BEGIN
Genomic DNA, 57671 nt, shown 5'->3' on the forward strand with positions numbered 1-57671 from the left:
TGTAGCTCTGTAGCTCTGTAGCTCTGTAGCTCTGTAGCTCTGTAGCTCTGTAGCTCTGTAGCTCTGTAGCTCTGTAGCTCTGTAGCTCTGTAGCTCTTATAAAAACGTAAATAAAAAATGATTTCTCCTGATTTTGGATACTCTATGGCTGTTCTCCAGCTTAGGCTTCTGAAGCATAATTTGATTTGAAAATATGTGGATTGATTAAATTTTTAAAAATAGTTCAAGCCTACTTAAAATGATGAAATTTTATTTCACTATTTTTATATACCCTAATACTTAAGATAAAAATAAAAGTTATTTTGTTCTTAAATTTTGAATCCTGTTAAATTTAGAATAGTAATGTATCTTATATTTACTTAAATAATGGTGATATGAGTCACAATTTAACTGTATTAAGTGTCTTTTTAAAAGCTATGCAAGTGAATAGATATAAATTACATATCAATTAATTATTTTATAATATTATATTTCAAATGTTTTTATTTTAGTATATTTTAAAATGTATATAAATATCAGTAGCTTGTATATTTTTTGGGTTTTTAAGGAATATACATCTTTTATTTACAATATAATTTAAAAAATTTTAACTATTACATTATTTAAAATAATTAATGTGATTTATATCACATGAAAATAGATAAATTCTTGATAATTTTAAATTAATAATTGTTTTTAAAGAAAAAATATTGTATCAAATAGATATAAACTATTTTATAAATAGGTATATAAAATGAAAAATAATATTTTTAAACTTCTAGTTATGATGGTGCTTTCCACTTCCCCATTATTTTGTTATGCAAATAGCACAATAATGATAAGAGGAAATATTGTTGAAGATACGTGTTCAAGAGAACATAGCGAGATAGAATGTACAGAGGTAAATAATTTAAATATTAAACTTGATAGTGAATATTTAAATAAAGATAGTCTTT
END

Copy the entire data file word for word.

Genomic DNA, 57671 nt, shown 5'->3' on the forward strand with positions numbered 1-57671 from the left:
TGTAGCTCTGTAGCTCTGTAGCTCTGTAGCTCTGTAGCTCTGTAGCTCTGTAGCTCTGTAGCTCTGTAGCTCTGTAGCTCTGTAGCTCTGTAGCTCTTATAAAAACGTAAATAAAAAATGATTTCTCCTGATTTTGGATACTCTATGGCTGTTCTCCAGCTTAGGCTTCTGAAGCATAATTTGATTTGAAAATATGTGGATTGATTAAATTTTTAAAAATAGTTCAAGCCTACTTAAAATGATGAAATTTTATTTCACTATTTTTATATACCCTAATACTTAAGATAAAAATAAAAGTTATTTTGTTCTTAAATTTTGAATCCTGTTAAATTTAGAATAGTAATGTATCTTATATTTACTTAAATAATGGTGATATGAGTCACAATTTAACTGTATTAAGTGTCTTTTTAAAAGCTATGCAAGTGAATAGATATAAATTACATATCAATTAATTATTTTATAATATTATATTTCAAATGTTTTTATTTTAGTATATTTTAAAATGTATATAAATATCAGTAGCTTGTATATTTTTTGGGTTTTTAAGGAATATACATCTTTTATTTACAATATAATTTAAAAAATTTTAACTATTACATTATTTAAAATAATTAATGTGATTTATATCACATGAAAATAGATAAATTCTTGATAATTTTAAATTAATAATTGTTTTTAAAGAAAAAATATTGTATCAAATAGATATAAACTATTTTATAAATAGGTATATAAAATGAAAAATAATATTTTTAAACTTCTAGTTATGATGGTGCTTTCCACTTCCCCATTATTTTGTTATGCAAATAGCACAATAATGATAAGAGGAAATATTGTTGAAGATACGTGTTCAAGAGAACATAGCGAGATAGAATGTACAGAGGTAAATAATTTAAATATTAAACTTGATAGTGAATATTTAAATAAAGATAGTCTTT